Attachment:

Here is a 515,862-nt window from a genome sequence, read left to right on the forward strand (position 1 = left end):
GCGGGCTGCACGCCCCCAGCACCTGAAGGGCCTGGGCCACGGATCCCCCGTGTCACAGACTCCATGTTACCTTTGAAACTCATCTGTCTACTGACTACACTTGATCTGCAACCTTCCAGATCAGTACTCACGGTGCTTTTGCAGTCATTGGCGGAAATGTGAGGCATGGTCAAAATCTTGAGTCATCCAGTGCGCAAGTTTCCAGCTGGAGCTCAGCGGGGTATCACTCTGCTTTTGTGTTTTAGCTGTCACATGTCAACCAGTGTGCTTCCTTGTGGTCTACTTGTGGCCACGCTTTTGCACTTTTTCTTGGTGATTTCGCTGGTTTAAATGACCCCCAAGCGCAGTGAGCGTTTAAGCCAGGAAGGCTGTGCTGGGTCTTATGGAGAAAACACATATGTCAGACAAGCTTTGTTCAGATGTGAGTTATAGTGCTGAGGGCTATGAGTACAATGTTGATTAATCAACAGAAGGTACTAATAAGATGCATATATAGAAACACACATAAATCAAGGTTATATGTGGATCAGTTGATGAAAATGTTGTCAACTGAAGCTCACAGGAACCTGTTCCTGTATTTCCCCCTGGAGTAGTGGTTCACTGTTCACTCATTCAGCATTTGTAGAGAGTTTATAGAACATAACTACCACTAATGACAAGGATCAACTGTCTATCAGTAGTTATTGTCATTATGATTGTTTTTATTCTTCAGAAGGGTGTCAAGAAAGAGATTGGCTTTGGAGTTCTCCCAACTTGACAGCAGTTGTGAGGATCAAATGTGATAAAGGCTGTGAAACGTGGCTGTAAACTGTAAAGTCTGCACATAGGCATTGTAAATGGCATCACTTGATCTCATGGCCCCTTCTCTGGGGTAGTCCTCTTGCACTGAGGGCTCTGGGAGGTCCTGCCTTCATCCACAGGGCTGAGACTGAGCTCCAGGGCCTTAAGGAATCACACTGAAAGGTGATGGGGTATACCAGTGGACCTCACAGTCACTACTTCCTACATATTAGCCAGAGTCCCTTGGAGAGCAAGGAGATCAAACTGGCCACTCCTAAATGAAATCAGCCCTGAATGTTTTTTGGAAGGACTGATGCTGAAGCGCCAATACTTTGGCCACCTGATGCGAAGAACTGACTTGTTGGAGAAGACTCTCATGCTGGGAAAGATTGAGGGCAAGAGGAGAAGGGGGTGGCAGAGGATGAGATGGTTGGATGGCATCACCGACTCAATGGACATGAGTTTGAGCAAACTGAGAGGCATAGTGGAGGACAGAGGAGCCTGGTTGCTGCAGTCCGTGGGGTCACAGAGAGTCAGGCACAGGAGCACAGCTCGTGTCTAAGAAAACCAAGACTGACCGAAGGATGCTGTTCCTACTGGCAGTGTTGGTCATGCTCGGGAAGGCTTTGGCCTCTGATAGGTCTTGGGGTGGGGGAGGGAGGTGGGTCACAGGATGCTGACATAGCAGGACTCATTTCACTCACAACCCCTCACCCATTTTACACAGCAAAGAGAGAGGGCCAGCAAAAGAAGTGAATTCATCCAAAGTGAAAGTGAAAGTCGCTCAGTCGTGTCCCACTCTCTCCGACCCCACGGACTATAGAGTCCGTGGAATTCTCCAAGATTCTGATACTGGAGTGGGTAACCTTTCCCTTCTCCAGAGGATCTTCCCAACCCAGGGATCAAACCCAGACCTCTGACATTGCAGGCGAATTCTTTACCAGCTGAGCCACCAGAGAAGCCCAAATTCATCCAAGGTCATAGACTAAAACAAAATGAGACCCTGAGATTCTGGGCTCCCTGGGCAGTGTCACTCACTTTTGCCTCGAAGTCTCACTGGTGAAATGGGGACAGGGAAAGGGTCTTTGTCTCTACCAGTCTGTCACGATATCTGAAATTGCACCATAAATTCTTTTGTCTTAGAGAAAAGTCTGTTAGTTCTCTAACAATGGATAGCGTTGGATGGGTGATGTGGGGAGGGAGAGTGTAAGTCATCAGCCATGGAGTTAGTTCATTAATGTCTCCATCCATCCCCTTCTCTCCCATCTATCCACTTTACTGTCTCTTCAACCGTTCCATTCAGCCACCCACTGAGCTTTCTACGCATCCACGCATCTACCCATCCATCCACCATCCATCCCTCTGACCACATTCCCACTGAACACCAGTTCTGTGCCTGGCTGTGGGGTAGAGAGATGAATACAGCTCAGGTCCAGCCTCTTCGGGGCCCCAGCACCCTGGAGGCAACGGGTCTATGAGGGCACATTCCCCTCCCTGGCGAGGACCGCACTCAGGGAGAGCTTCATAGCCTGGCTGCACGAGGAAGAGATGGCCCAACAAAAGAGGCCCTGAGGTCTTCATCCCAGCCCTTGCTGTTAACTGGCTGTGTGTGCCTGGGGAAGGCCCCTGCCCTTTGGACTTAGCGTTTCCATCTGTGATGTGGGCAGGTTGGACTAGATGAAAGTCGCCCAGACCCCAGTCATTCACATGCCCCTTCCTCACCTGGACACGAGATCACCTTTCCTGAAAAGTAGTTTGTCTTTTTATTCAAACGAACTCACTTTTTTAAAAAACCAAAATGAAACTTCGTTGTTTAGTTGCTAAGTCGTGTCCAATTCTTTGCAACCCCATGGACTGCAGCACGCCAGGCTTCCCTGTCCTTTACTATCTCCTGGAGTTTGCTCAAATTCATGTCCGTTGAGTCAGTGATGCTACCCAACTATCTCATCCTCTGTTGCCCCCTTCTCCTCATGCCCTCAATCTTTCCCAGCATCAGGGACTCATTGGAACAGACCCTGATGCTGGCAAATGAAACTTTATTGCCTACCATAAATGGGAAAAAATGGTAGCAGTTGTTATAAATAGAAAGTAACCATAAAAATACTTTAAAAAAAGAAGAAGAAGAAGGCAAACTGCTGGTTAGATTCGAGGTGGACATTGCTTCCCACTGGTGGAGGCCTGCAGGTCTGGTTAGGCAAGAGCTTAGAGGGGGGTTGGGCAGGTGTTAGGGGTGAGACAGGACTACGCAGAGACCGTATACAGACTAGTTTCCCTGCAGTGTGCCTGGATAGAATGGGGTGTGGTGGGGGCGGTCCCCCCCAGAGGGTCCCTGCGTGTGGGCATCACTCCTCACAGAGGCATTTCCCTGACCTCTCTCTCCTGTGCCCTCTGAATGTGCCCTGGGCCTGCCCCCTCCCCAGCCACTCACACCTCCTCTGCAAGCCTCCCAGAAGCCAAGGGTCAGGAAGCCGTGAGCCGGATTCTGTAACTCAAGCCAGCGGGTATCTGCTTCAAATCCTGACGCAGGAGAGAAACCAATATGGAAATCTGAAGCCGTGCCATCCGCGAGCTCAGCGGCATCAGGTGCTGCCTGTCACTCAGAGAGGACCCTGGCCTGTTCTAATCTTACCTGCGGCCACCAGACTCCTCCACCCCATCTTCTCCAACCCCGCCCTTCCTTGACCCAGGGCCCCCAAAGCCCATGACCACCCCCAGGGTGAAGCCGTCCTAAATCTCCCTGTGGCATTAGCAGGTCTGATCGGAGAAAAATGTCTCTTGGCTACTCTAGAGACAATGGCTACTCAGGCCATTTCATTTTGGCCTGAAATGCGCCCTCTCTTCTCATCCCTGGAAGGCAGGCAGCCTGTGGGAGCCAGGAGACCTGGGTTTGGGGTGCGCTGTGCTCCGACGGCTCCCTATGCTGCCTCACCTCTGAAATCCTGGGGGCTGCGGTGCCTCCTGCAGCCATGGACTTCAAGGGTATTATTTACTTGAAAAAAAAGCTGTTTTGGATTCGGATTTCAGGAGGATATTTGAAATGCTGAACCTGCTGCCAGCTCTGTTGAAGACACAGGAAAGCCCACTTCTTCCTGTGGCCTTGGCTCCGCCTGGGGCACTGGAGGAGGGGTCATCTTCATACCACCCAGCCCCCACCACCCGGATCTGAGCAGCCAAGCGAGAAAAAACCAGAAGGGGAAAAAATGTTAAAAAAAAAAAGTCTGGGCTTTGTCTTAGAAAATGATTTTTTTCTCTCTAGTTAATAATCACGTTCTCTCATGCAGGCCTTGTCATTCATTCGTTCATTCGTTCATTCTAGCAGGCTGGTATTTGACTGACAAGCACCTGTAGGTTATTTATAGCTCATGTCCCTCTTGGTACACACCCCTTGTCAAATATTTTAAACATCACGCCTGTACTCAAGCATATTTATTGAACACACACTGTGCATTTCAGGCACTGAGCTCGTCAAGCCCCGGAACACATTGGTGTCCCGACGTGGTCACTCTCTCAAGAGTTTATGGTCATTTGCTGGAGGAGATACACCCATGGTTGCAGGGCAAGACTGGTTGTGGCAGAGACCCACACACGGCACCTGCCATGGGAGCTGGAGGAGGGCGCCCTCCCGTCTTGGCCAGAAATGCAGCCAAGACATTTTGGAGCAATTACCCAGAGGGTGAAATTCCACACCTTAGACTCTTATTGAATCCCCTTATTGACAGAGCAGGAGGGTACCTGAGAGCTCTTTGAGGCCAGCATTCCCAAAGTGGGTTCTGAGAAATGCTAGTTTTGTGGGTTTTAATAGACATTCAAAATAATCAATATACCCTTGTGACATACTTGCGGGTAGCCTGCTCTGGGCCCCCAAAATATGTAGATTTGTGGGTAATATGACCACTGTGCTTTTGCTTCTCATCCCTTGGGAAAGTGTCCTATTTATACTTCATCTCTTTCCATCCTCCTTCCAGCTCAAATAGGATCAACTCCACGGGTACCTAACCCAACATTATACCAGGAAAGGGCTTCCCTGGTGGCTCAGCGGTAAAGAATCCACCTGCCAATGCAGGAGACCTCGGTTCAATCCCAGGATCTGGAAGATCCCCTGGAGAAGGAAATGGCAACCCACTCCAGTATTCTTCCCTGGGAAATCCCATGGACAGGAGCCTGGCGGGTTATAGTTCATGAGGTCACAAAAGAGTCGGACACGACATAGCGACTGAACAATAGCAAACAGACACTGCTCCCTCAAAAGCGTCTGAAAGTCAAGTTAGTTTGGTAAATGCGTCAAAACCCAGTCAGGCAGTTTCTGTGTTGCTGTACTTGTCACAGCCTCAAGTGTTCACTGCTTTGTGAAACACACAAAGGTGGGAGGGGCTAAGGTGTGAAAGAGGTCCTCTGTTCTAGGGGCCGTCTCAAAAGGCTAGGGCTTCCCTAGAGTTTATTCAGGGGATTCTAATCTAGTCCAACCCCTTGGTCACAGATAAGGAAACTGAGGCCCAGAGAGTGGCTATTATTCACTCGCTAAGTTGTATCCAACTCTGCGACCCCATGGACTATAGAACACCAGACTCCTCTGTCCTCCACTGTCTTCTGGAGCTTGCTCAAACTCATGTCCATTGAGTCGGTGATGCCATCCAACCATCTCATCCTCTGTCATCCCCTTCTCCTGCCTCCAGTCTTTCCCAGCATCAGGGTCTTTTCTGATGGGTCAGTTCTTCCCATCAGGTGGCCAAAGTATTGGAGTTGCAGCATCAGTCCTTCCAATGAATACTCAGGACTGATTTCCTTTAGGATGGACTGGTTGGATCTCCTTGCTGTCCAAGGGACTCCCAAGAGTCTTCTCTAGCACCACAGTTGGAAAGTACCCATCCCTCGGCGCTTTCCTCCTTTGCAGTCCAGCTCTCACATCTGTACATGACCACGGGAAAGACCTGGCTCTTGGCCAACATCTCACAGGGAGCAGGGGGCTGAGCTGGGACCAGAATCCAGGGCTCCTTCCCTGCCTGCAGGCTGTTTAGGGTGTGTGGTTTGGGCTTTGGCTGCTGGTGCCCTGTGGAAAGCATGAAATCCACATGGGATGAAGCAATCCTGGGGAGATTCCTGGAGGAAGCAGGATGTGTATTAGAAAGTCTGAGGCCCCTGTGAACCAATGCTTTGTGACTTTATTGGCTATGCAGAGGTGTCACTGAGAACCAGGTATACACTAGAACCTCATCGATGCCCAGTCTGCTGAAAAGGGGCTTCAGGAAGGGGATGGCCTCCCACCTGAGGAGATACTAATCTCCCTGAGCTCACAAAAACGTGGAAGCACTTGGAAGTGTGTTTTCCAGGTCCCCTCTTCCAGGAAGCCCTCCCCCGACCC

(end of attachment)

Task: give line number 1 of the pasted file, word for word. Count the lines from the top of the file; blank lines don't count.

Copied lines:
Here is a 515,862-nt window from a genome sequence, read left to right on the forward strand (position 1 = left end):